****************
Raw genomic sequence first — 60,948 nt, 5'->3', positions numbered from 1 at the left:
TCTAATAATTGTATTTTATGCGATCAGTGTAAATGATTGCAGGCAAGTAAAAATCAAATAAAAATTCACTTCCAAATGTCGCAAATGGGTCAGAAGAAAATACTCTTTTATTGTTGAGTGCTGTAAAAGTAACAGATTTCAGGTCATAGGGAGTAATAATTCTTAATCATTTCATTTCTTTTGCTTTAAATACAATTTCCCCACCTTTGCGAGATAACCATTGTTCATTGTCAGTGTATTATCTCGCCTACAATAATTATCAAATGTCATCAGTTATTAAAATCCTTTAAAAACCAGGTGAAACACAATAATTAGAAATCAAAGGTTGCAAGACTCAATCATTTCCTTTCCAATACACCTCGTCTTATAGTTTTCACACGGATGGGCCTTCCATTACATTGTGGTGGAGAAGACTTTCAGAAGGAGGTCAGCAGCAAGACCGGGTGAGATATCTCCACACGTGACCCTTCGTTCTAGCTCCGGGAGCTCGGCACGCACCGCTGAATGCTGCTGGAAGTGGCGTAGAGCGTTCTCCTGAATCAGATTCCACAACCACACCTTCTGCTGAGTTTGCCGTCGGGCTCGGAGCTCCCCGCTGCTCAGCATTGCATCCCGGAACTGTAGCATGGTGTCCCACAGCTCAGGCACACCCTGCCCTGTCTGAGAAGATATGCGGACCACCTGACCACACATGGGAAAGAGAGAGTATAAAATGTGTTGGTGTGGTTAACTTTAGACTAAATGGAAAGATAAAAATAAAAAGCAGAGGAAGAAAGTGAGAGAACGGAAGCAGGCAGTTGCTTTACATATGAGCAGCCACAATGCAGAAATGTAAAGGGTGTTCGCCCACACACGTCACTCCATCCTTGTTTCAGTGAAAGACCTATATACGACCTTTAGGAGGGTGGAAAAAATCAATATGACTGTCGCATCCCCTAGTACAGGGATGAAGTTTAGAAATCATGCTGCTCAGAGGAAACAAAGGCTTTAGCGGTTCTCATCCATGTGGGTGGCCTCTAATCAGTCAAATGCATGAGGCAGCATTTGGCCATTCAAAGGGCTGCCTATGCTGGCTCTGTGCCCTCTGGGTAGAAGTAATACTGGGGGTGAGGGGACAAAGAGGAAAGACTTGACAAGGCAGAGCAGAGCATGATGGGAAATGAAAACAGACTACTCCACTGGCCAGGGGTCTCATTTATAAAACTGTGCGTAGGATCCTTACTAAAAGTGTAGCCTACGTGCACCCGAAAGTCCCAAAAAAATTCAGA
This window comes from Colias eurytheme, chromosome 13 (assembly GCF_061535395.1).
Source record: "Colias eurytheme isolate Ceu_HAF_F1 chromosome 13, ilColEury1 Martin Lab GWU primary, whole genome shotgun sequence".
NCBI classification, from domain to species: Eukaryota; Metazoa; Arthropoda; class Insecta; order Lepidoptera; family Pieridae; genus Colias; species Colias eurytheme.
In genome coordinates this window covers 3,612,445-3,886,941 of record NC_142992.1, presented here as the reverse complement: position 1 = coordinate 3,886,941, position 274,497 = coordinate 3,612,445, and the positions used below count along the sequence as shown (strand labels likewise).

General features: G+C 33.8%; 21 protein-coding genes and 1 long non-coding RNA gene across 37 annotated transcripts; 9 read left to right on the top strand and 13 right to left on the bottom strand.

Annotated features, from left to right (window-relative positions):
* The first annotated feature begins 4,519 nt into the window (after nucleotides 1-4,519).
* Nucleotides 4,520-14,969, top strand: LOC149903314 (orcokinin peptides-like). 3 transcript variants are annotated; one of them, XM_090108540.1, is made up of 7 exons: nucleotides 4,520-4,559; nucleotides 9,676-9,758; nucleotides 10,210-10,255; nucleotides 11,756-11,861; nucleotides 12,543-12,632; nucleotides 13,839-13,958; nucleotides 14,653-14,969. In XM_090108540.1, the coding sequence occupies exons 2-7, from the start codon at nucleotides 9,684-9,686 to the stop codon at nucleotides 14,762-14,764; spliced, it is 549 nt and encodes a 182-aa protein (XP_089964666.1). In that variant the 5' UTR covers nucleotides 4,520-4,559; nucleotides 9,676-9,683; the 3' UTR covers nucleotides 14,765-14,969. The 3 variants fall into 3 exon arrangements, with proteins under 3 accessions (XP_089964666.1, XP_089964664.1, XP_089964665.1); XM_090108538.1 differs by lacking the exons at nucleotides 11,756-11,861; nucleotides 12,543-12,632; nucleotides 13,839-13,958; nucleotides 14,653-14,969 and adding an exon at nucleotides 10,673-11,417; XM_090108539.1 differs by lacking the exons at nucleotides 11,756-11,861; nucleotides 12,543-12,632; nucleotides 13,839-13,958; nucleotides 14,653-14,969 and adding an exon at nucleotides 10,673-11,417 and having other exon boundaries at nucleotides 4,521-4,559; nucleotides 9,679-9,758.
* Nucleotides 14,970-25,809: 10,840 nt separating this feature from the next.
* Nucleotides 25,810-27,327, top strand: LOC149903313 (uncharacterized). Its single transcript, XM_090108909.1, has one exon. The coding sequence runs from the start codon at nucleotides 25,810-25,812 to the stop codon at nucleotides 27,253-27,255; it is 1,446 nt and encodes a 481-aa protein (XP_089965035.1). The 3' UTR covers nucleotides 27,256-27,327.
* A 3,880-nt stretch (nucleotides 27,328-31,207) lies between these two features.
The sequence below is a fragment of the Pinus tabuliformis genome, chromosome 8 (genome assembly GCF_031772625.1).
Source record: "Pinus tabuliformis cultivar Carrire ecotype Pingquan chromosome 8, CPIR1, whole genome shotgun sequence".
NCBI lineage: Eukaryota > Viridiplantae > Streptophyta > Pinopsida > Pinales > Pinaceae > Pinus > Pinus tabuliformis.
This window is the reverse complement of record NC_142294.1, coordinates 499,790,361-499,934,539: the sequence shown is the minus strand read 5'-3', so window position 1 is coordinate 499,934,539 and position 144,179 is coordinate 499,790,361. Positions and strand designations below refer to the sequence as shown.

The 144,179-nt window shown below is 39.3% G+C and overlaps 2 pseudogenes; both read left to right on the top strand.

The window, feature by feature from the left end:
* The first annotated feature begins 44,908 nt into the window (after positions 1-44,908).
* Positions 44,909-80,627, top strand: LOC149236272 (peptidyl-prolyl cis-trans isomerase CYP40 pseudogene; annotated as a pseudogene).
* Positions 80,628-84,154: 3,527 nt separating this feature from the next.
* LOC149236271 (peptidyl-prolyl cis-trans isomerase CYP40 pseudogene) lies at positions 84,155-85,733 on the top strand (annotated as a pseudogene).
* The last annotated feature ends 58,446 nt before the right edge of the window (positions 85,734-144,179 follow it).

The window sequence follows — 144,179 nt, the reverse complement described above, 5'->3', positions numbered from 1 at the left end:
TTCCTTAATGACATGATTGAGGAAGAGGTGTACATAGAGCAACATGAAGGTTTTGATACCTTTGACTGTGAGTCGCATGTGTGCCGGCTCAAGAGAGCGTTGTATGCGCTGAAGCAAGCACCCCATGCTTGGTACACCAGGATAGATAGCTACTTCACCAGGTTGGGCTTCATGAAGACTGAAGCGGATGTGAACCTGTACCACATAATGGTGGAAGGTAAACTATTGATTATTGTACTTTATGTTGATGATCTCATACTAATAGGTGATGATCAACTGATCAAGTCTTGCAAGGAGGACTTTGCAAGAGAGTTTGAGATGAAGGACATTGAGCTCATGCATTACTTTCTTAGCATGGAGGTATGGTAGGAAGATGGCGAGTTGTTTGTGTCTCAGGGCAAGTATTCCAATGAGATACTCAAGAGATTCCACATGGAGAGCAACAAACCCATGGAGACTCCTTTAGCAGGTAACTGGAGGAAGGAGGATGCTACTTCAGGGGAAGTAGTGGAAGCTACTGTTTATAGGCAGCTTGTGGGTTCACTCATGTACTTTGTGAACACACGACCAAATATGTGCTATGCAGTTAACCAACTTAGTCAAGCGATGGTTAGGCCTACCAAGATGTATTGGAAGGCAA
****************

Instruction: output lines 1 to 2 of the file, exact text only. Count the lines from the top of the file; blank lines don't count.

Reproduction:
Raw genomic sequence first — 60,948 nt, 5'->3', positions numbered from 1 at the left:
TCTAATAATTGTATTTTATGCGATCAGTGTAAATGATTGCAGGCAAGTAAAAATCAAATAAAAATTCACTTCCAAATGTCGCAAATGGGTCAGAAGAAAATACTCTTTTATTGTTGAGTGCTGTAAAAGTAACAGATTTCAGGTCATAGGGAGTAATAATTCTTAATCATTTCATTTCTTTTGCTTTAAATACAATTTCCCCACCTTTGCGAGATAACCATTGTTCATTGTCAGTGTATTATCTCGCCTACAATAATTATCAAATGTCATCAGTTATTAAAATCCTTTAAAAACCAGGTGAAACACAATAATTAGAAATCAAAGGTTGCAAGACTCAATCATTTCCTTTCCAATACACCTCGTCTTATAGTTTTCACACGGATGGGCCTTCCATTACATTGTGGTGGAGAAGACTTTCAGAAGGAGGTCAGCAGCAAGACCGGGTGAGATATCTCCACACGTGACCCTTCGTTCTAGCTCCGGGAGCTCGGCACGCACCGCTGAATGCTGCTGGAAGTGGCGTAGAGCGTTCTCCTGAATCAGATTCCACAACCACACCTTCTGCTGAGTTTGCCGTCGGGCTCGGAGCTCCCCGCTGCTCAGCATTGCATCCCGGAACTGTAGCATGGTGTCCCACAGCTCAGGCACACCCTGCCCTGTCTGAGAAGATATGCGGACCACCTGACCACACATGGGAAAGAGAGAGTATAAAATGTGTTGGTGTGGTTAACTTTAGACTAAATGGAAAGATAAAAATAAAAAGCAGAGGAAGAAAGTGAGAGAACGGAAGCAGGCAGTTGCTTTACATATGAGCAGCCACAATGCAGAAATGTAAAGGGTGTTCGCCCACACACGTCACTCCATCCTTGTTTCAGTGAAAGACCTATATACGACCTTTAGGAGGGTGGAAAAAATCAATATGACTGTCGCATCCCCTAGTACAGGGATGAAGTTTAGAAATCATGCTGCTCAGAGGAAACAAAGGCTTTAGCGGTTCTCATCCATGTGGGTGGCCTCTAATCAGTCAAATGCATGAGGCAGCATTTGGCCATTCAAAGGGCTGCCTATGCTGGCTCTGTGCCCTCTGGGTAGAAGTAATACTGGGGGTGAGGGGACAAAGAGGAAAGACTTGACAAGGCAGAGCAGAGCATGATGGGAAATGAAAACAGACTACTCCACTGGCCAGGGGTCTCATTTATAAAACTGTGCGTAGGATCCTTACTAAAAGTGTAGCCTACGTGCACCCGAAAGTCCCAAAAAAATTCAGA